Artists challenge, force change to North Dakota Tourism's photo sharing approach

North Dakota Tourism Director Sara Otte Coleman said the goal of the department’s photography database is to promote the state's places, people and art.

Paul Noot, a high school art teacher, standing in front of his mural in art alley in Bismarck.jpeg
Paul Noot, a high school art teacher, standing in front of his mural in art alley in Bismarck.
Special to The Forum
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BISMARCK — Complaints from artists have forced a change in how the North Dakota Tourism Division allows photographs of public art to be downloaded for free.

It was prompted in part after a Bismarck-area high school art teacher found a photo of his mural hanging in a local business without credit or payment.

Paul Noot’s mural titled “The Heart Follows the Path” was downloaded 20 times from the North Dakota Tourism Division’s website before it was removed. Four years ago, he made a massive mural of his painting in the art alley in Bismarck.

“With 20 downloads, I’m probably out $4,000. That’s bare minimum,” Noot said.

On North Dakota Tourism’s website, the credit for the mural was attributed to “North Dakota Tourism,” not Noot, which he said was disturbing.


“I am just shocked because that image was there for four years. The only reason I stumbled across it was that someone told me they saw my photo in a bank. So I went up there and I saw it and there was no credit at all," he said. "It’s such a recognizable image here, but they cropped it off all around the edges. I don’t know why they did that.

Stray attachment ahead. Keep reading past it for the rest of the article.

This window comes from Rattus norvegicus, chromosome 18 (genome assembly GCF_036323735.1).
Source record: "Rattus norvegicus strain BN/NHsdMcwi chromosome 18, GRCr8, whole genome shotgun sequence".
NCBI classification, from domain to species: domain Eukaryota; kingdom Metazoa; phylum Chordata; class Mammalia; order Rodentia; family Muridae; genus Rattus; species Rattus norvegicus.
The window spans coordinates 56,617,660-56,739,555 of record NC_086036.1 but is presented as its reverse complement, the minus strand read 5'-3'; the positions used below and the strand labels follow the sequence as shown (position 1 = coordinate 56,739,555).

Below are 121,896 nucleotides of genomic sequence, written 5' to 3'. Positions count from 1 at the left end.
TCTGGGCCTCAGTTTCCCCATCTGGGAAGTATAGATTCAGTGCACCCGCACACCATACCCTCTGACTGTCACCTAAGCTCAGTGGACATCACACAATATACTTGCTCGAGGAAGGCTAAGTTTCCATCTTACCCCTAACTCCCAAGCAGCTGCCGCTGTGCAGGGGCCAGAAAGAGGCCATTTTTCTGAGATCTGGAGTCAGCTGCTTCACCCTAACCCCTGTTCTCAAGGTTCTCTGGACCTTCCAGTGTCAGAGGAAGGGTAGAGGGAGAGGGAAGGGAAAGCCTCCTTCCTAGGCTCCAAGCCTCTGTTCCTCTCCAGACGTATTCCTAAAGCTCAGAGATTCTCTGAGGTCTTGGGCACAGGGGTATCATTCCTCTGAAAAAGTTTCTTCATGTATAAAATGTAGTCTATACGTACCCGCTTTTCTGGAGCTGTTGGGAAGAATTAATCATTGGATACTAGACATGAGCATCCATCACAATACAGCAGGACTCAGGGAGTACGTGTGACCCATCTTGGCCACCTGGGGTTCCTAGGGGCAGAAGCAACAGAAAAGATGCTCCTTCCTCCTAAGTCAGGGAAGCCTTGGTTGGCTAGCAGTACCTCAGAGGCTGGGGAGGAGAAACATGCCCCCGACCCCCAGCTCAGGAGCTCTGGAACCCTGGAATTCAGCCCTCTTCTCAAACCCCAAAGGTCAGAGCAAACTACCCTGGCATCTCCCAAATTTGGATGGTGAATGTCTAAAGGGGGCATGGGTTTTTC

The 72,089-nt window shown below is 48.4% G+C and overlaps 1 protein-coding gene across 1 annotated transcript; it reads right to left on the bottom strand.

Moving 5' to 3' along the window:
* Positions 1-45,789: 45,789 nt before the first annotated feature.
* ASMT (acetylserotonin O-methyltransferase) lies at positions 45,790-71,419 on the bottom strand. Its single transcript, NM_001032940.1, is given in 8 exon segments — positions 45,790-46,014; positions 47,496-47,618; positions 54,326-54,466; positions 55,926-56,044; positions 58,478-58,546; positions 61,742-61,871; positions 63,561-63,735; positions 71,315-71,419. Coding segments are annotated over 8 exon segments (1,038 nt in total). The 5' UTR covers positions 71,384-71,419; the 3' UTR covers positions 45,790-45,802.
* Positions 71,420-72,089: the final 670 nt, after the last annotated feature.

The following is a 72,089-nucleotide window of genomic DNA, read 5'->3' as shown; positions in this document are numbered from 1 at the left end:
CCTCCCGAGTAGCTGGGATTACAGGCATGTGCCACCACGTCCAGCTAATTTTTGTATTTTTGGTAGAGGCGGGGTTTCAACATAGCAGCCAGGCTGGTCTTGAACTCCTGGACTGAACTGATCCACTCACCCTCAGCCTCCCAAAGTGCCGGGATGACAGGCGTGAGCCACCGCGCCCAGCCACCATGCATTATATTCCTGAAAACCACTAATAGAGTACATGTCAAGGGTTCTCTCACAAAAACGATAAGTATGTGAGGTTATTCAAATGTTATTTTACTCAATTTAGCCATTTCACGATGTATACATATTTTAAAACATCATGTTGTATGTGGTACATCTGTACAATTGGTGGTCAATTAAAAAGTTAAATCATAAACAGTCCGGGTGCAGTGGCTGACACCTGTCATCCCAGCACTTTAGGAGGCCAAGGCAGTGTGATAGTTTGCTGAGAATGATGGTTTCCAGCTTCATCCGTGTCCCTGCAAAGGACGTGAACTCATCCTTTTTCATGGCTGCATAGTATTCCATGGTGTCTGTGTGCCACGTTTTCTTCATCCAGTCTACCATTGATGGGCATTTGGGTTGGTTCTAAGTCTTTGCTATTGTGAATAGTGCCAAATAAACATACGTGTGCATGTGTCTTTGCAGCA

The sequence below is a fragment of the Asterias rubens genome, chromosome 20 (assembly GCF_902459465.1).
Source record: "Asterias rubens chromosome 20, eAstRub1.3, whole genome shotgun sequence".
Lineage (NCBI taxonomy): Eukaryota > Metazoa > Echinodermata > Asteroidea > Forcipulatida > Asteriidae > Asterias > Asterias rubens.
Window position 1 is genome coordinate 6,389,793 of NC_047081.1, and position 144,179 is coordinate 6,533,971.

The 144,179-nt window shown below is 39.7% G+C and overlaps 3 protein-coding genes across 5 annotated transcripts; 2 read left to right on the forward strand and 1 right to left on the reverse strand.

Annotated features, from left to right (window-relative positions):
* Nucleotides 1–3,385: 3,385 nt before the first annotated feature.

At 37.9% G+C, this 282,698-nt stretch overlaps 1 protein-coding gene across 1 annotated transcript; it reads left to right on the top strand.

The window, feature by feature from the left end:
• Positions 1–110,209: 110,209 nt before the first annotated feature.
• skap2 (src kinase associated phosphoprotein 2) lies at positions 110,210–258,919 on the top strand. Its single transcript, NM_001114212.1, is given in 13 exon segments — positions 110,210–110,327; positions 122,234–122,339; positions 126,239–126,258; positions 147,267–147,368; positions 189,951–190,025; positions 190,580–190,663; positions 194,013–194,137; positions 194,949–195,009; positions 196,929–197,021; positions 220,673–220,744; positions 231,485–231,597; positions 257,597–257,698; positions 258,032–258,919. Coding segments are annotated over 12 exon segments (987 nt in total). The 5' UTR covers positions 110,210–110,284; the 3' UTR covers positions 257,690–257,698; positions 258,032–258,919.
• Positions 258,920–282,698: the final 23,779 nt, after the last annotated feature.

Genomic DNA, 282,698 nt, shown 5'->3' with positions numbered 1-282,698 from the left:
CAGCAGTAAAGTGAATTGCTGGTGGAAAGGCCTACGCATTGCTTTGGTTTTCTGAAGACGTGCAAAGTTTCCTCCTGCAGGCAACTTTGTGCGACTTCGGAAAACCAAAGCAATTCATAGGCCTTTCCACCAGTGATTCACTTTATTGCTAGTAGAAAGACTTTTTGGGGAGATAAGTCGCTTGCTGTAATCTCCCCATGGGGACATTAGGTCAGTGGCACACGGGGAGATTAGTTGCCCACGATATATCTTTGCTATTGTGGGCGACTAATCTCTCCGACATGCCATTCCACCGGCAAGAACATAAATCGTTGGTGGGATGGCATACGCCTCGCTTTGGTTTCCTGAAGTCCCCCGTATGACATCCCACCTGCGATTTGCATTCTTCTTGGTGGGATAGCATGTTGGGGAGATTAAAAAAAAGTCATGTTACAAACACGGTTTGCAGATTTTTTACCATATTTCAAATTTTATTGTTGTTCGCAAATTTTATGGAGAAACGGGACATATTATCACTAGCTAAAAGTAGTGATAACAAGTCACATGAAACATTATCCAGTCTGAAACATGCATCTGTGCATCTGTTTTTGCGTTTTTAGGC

“It unveils the shady practices of North Dakota Tourism," Noot said. "I can’t believe they had this huge database where you can download these images for free. It’s got galleries, museums, wildlife, landscapes, everything is there."

North Dakota Tourism Director Sara Otte Coleman said the goal of the department’s photography database is not "shady," as it aims to promote the state's places, people and art.

"We never had any intentions of taking credit for anybody's art," she said.

“And we’ve never allowed for commercial use, but it is available, for instance, for media. When you look at what we do as marketing the state of North Dakota, we are wanting to show all the vibrancy of our communities, the new hip places and public art that has exploded across the state. This is public art, and we promote that, and one of the ways we do that is through photography,” Otte Coleman said.

“We proudly promote and display public art statewide, and it’s one of the ways we hope visitors will experience our communities and our residents," she said. "It was with the best of intent that we had taken these photos and used these photos to promote our great state."

Another artist featured in North Dakota Tourism’s photographic database is Melissa Gordon, an artist who also has a part-time job. She painted a mural called “Sitting Bull” in Bismarck's art alley. The image is featured in the database and has been downloaded 26 times.